Greek Austerity Protests Arouse Fury from the Man in the Street
It is not unusual for Greek workers to go unpaid for a year or more
VASSILIS Dermitzakis saw protesters screaming at riot police from outside a tall iron gate of the botanical gardens in Athens.
They were middle-aged, middle-class, well-dressed. He watched in disbelief as they tore a telephone booth out of the ground and charged, ramming the booth against the iron gate, which fell beneath their fury.
He was at last week's national day of protest because he too was angry. ''These people were not anarchists, they were not communists. There were women and men. They were the common people. After that, I realised there were people very, very much angrier than me.''
He expects to see more such scenes in the next national strike against austerity measures, a 48-hour stoppage that will be staged to coincide with the as-yet-uncertain parliamentary debate on the issue.
While the euro zone talks of Greek profligacy, Greeks living through the economic crisis remain furious over their suffering as a result of an austerity program that began a year ago.
Pensions are slashed and wages are plummeting but, despite the cuts, unemployment has risen and stands at 42 per cent for young people.
Five thousand protesters marched through the streets again at the weekend, despite an emergency cabinet reshuffle by Prime Minister George Papandreou designed to appease them.
Mr Dermitzakis says he surveyed around 30 of his friends aged 25 to 34 and found only five who work full-time.
Mr Dermitzakis, 34, has not worked for five months. He says he was fired because he refused to work more hours for less money at the supermarket he had managed for five years.
He has never had a job in the vocation for which he is qualified - social work. He called to inquire about one vacancy and was told the incumbent was quitting because he had not been paid for 15 months.
It is not unusual in Greece for public-sector contract workers to go unpaid for more than a year, and now it is becoming common in private industry, too. Katerina Kouni, 45, a chef, says her 24-year-old daughter has just spent six months working in customer service for a phone company without receiving a single pay cheque.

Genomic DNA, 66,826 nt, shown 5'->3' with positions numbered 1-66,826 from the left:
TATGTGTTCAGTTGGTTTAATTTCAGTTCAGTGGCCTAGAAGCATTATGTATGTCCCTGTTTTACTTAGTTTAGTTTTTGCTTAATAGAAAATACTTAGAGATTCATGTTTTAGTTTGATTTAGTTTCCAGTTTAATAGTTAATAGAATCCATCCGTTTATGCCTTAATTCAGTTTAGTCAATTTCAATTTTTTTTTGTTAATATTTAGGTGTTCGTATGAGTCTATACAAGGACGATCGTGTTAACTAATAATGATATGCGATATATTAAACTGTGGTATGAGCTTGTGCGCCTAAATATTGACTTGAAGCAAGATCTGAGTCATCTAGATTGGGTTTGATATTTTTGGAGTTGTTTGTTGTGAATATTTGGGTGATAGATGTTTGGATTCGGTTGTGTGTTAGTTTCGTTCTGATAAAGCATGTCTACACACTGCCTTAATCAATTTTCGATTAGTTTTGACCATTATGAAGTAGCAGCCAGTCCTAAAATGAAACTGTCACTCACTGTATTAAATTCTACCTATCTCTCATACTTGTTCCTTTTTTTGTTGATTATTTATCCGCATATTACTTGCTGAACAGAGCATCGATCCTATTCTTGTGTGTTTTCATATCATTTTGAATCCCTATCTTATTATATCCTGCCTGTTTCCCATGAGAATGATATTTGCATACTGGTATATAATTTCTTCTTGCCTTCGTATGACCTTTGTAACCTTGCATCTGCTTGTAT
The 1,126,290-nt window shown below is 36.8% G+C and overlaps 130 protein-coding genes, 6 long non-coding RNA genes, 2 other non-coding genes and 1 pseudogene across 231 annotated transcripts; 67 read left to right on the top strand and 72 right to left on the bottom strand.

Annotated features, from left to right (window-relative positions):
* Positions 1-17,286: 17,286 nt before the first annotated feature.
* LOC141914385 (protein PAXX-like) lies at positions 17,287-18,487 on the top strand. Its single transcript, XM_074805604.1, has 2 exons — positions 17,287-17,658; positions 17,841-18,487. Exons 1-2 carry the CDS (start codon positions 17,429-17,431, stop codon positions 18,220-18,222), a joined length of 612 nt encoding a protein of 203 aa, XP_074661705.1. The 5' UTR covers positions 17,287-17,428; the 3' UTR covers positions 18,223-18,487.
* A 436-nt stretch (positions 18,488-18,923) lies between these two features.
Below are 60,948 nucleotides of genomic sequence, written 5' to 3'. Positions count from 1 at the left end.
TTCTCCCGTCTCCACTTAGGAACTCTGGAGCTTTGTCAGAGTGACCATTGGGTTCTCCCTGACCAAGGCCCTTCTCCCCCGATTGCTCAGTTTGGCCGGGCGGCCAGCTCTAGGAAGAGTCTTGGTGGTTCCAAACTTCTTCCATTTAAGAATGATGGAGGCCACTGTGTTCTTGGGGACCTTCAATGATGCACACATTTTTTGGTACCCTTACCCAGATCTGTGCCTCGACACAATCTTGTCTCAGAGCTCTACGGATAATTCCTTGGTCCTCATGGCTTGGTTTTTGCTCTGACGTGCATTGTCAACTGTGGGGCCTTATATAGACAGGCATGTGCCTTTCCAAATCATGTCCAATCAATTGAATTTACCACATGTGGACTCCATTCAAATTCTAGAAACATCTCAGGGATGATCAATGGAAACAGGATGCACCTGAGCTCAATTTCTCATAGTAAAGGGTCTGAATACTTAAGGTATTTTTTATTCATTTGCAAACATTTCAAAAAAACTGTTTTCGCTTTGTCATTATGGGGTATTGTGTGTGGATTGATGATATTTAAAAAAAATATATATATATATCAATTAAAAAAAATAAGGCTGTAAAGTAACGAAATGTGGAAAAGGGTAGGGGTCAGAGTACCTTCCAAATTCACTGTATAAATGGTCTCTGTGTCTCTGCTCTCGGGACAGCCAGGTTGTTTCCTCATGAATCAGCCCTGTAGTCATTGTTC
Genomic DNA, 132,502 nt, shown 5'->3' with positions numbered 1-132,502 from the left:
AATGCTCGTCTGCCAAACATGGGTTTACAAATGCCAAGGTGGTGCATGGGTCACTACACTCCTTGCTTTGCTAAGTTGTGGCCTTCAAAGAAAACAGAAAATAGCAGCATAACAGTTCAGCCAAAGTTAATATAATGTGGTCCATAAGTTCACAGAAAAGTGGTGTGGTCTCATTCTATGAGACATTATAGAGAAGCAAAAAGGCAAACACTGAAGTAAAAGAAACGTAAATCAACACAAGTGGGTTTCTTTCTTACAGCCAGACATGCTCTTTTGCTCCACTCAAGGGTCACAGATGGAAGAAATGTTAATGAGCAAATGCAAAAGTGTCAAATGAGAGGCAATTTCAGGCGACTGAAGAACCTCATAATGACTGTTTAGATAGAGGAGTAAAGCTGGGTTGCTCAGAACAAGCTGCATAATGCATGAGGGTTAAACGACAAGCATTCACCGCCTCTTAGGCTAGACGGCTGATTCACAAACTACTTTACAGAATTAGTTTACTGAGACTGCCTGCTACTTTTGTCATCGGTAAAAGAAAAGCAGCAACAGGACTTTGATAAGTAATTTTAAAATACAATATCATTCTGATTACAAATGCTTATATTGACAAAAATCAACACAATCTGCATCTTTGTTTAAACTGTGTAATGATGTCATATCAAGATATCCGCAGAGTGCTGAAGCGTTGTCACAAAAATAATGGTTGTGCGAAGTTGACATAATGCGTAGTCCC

''She goes to the labour office to complain, and they said, 'We have so many complaints that you must wait, maybe one or two years. So many people have the same problems.' ''
Ms Kouni's hours, meanwhile, were last week cut from eight per day to four, with her salary halved to match.
She helped her friend, Giorgos Lukas, hang his protest banners and caricatures of politicians at the tent city of protesters in Syntagma Square at the weekend.
Behind them drums played a warlike beat as activists twirled a giant white puppet symbolising a bloodied Justice.
Ms Kouni said Greeks were also bitter about inequity: ''The people with more money have become richer. It's the poor people paying, not the rich.''
Traditionally Greeks dealt with financial problems through ''family inter-generational solidarity'', says Yanis Varoufakis, professor of economic theory at the University of Athens.
''Grandparents would give pocket money to teenagers who couldn't get jobs. Parents would help the older generation.
Children would help each other. Now, for the first time in modern Greek history, we have all three generations hit at once: pensions are cut, salaries are reduced and jobs are fewer. So they can't help each other any more.''
He says Germans might see Greeks as ''spendthrift over-reachers good only for lying in the sun and retiring at 40, but the truth is different: Greece, even before the crisis, was the poorest country in the euro zone. Twenty-three per cent of the population were below the poverty line.
''But they feel the sacrifices they are making now are just making the problem worse. It's like the difference between the battle of Normandy and the battle of Gallipoli. With Normandy, soldiers made sacrifices because of a prospect of victory. This is more like Gallipoli. Greeks feel the generals are ordering them to walk straight to their deaths.''